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Bangladesh approves tougher law to fight food adulteration

Last Updated: Monday, July 1, 2013 - 18:42

Dhaka: Bangladesh cabinet on Monday approved a new law with a provision of seven years jail term to tackle food adulteration amid growing concerns in the country over sale of adulterated food posing serious health hazards.

The cabinet approved the draft of `Safe Food Act-2013` that proposes provision of maximum jail term of seven years. The penalty will double if the offence is repeated.

"The new law suggests 14 years of imprisonment for repeated offence," cabinet secretary Muhammad Musharraf Hossain Bhuiyan told PTI.

He said once enacted by the parliament, the law would allow mobile and penal courts to hand down jail sentences up to 14 years along with fines for food crimes under 22 categories.

Officials familiar with the process, however, said the original draft of the law suggested death penalty for the food crimes which could cause loss of lives but it was scaled down for technical reasons and seeking intensified preventive measures to stop sale of adulterated or low quality food.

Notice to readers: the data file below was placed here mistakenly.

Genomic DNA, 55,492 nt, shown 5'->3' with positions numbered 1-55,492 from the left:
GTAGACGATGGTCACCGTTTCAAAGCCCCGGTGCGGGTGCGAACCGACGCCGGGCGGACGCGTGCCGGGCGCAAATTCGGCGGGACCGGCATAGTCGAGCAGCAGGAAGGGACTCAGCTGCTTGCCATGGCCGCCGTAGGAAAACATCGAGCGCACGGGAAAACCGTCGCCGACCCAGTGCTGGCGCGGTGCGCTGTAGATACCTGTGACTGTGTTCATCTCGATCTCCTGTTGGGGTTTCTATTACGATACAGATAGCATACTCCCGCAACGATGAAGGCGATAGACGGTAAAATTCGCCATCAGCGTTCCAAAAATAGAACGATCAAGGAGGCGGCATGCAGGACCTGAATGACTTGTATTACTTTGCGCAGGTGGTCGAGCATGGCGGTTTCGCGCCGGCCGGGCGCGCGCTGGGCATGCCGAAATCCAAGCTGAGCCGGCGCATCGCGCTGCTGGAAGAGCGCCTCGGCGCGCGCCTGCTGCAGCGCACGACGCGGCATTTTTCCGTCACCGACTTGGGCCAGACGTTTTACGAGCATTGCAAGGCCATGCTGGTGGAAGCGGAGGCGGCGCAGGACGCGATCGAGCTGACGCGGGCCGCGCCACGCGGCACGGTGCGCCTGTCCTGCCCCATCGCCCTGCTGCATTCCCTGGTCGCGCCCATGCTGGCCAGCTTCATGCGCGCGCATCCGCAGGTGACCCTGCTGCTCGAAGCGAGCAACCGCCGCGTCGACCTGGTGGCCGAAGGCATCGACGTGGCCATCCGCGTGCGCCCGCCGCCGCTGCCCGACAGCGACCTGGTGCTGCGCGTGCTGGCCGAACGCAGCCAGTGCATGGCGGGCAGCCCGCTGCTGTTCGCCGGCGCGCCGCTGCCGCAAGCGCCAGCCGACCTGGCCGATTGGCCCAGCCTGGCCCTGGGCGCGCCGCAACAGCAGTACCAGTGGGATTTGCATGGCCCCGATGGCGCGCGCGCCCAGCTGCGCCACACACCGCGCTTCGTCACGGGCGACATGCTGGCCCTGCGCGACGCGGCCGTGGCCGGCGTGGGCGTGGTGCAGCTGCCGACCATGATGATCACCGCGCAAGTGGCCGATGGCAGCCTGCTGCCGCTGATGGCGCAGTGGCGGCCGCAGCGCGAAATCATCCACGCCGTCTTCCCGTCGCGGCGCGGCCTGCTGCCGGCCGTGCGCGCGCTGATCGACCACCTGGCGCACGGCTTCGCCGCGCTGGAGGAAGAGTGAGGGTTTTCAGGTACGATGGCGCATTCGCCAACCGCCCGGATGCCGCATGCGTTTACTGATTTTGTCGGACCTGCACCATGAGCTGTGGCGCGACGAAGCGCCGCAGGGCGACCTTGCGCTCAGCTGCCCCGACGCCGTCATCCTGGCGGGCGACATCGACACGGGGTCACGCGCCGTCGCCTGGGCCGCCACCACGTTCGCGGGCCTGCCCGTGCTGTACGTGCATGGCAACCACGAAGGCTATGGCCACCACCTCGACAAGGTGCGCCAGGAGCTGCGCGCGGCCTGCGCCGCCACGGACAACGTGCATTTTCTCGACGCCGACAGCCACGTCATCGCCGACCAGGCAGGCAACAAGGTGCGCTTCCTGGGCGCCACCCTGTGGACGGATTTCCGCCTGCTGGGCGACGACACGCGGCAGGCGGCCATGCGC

The new law came amid growing concerns expressed by experts and consumer rights groups who said food adulteration reached a dangerous proportion posing serious health hazards in the country.

This prompted authorities to engage mobile courts to hand down punishments up to several months of jail terms under the existing law as officials found chemical toxins used in basic food items on the market like rice, fish, fruits, vegetables, and sweetmeats mostly as preservatives in indiscriminate manner.

Experts and officials said more than 76 per cent food items in the market were found adulterated in a random survey by Public Health Laboratory of Dhaka City Corporation.


First Published: Monday, July 1, 2013 - 18:41
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